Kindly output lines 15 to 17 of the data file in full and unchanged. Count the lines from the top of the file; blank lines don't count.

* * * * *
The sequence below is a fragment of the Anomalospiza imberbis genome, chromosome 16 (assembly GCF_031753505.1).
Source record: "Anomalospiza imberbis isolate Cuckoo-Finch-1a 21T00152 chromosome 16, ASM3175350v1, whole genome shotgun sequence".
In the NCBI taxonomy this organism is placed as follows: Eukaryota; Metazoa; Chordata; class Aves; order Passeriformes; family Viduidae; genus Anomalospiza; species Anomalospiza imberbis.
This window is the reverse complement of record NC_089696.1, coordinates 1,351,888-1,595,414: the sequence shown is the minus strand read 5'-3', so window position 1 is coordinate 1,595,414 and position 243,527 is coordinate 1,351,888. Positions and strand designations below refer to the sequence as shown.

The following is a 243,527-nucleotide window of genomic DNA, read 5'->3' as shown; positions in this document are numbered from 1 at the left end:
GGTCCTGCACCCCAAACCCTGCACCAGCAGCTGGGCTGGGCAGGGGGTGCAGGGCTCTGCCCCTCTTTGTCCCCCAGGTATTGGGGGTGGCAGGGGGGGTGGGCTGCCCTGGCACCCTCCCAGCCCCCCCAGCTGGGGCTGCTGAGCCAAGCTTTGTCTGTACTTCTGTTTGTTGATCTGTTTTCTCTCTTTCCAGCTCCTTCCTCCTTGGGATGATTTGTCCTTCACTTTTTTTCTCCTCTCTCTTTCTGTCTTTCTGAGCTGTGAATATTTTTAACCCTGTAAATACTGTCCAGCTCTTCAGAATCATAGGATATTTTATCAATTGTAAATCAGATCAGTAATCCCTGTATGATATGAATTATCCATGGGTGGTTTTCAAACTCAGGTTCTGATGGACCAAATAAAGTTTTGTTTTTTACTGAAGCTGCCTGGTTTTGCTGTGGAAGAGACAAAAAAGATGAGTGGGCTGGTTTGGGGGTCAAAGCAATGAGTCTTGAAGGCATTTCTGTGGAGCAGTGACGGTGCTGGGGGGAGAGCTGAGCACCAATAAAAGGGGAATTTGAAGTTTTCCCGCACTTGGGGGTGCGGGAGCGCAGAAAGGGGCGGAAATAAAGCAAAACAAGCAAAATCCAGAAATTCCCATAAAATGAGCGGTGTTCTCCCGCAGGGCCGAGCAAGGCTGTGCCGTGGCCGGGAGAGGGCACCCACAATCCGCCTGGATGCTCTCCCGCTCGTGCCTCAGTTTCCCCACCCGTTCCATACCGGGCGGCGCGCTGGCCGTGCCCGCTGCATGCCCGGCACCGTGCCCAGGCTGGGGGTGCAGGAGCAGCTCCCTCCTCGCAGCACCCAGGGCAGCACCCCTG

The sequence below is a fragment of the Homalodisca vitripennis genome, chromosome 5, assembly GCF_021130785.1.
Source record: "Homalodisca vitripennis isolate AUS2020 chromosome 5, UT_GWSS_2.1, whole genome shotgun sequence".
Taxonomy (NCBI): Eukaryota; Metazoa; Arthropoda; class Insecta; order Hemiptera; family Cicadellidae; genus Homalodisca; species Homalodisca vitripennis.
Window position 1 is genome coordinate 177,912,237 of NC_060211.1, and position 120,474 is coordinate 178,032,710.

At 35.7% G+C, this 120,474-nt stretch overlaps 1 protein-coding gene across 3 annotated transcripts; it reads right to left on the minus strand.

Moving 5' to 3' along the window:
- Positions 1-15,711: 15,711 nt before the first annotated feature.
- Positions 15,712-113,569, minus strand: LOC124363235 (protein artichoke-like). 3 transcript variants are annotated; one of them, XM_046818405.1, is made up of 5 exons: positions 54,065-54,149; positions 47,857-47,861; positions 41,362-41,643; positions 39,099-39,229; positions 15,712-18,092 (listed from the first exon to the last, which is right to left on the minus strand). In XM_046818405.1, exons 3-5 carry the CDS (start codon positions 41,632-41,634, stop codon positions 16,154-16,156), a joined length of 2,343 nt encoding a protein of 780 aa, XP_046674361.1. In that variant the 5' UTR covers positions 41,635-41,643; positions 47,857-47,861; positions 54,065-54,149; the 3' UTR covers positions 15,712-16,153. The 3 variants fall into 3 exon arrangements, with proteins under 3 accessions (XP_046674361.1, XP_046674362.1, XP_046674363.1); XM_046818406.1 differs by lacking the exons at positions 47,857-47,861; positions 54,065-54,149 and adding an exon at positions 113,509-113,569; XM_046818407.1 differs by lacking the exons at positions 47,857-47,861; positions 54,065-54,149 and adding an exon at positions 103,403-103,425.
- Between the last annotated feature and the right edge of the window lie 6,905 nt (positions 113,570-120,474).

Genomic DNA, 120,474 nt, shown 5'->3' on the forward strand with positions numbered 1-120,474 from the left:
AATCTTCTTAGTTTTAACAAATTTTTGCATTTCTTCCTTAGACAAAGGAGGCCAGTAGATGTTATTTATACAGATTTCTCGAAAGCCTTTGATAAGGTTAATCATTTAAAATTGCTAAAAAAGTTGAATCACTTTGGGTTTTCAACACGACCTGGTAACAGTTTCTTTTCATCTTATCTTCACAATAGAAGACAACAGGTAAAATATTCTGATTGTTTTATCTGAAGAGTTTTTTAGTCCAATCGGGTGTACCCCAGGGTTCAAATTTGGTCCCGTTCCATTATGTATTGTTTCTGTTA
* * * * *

- Between the last annotated feature and the right edge of the window lie 6,905 nt (positions 113,570-120,474).

Genomic DNA, 120,474 nt, shown 5'->3' on the forward strand with positions numbered 1-120,474 from the left:
AATCTTCTTAGTTTTAACAAATTTTTGCATTTCTTCCTTAGACAAAGGAGGCCAGTAGATGTTATTTATACAGATTTCTCGAAAGCCTTTGATAAGGTTAATCATTTAAAATTGCTAAAAAAGTTGAATCACTTTGGGTTTTCAACACGACCTGGTAACAGTTTCTTTTCATCTTATCTTCACAATAGAAGACAACAGGTAAAATATTCTGATTGTTTTATCTGAAGAGTTTTTTAGTCCAATCGGGTGTACCCCAGGGTTCAAATTTGGTCCCGTTCCATTATGTATTGTTTCTGTTA